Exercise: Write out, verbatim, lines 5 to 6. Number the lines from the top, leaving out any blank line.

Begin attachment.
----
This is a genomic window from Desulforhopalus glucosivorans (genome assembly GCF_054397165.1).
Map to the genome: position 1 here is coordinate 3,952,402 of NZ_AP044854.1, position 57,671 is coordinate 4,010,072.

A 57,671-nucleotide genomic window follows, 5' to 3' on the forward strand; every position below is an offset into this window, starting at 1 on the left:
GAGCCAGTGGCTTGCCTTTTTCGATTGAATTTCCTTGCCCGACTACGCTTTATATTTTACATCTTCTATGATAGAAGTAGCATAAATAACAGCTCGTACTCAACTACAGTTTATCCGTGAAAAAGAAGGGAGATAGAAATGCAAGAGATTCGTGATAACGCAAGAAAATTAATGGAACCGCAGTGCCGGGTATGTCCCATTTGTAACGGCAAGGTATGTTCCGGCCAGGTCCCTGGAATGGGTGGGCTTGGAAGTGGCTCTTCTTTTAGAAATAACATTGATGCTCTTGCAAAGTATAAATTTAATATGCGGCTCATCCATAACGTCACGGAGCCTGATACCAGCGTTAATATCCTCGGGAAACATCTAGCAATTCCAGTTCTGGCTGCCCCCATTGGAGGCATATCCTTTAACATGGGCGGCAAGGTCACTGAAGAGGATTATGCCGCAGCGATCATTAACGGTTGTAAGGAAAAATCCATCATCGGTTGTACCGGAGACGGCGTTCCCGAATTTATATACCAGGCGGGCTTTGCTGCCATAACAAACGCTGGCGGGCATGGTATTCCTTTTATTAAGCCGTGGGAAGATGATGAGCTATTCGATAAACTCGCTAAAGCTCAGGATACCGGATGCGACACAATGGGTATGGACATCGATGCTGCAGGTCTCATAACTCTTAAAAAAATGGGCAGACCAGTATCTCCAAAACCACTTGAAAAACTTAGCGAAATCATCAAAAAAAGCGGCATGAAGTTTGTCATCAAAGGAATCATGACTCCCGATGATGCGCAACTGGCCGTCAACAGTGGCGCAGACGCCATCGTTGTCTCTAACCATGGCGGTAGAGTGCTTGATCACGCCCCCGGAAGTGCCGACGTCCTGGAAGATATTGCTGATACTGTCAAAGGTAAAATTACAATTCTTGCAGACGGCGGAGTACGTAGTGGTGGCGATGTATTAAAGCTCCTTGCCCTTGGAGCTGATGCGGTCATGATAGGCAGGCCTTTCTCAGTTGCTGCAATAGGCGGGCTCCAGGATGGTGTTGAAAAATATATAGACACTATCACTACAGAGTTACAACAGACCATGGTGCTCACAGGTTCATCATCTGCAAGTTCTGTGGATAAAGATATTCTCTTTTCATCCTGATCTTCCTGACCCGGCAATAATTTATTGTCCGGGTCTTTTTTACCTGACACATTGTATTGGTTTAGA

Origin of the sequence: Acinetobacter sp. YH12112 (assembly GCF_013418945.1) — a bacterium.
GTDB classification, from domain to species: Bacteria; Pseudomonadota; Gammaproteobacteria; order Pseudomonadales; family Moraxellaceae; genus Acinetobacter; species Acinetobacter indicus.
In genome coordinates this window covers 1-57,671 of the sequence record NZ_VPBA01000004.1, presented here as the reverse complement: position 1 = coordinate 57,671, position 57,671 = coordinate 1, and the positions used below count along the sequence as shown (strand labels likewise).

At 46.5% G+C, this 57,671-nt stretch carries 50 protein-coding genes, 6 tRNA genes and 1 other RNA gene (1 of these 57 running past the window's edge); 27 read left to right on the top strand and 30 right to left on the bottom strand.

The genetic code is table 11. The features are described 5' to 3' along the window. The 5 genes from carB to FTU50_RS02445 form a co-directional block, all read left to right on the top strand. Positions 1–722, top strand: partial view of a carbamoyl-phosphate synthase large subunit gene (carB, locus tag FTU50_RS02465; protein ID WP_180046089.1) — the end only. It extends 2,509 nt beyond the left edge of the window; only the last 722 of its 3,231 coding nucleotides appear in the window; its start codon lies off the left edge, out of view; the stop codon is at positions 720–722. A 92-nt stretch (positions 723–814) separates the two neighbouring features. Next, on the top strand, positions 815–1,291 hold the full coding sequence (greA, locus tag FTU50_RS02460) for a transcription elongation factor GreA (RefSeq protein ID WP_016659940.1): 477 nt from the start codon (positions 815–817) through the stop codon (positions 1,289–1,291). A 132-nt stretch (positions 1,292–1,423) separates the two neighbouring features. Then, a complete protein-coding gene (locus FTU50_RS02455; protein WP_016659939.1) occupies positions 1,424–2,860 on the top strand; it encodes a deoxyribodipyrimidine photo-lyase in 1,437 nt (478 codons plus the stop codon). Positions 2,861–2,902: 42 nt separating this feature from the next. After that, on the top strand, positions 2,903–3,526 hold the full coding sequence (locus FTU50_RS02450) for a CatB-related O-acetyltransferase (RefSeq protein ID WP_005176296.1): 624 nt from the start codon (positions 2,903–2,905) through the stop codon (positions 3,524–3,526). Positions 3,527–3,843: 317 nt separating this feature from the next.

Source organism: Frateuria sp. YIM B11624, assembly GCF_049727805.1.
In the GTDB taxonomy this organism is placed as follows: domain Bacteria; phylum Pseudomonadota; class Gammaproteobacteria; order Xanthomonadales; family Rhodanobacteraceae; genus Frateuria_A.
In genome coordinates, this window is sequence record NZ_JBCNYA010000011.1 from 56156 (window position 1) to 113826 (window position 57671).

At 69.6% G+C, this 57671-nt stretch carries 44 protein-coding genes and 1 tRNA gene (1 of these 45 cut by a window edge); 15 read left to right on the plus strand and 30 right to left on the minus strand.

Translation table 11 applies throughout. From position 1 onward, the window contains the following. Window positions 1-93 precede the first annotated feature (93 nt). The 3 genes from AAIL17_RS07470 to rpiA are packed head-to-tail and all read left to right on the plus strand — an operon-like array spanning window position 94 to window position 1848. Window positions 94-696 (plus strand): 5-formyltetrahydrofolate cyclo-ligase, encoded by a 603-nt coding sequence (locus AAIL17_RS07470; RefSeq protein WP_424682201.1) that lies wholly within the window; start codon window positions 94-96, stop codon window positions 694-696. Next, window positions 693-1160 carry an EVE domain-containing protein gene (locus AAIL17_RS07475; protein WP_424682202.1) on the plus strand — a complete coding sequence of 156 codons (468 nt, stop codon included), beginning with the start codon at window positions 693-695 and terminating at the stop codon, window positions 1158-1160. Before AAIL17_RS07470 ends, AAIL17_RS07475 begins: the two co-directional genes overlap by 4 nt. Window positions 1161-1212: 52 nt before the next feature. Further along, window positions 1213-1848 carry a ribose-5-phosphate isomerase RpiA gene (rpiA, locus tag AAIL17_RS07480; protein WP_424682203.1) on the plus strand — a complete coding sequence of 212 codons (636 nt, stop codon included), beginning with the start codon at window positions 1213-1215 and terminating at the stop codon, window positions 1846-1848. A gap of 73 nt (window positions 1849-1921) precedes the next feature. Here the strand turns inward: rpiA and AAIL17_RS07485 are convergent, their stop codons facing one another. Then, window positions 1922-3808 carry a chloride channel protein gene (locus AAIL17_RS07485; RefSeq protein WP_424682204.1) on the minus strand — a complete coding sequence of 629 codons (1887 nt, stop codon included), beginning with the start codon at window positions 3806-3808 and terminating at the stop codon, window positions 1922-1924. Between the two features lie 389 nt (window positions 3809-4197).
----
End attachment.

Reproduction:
Origin of the sequence: Acinetobacter sp. YH12112 (assembly GCF_013418945.1) — a bacterium.
GTDB classification, from domain to species: Bacteria; Pseudomonadota; Gammaproteobacteria; order Pseudomonadales; family Moraxellaceae; genus Acinetobacter; species Acinetobacter indicus.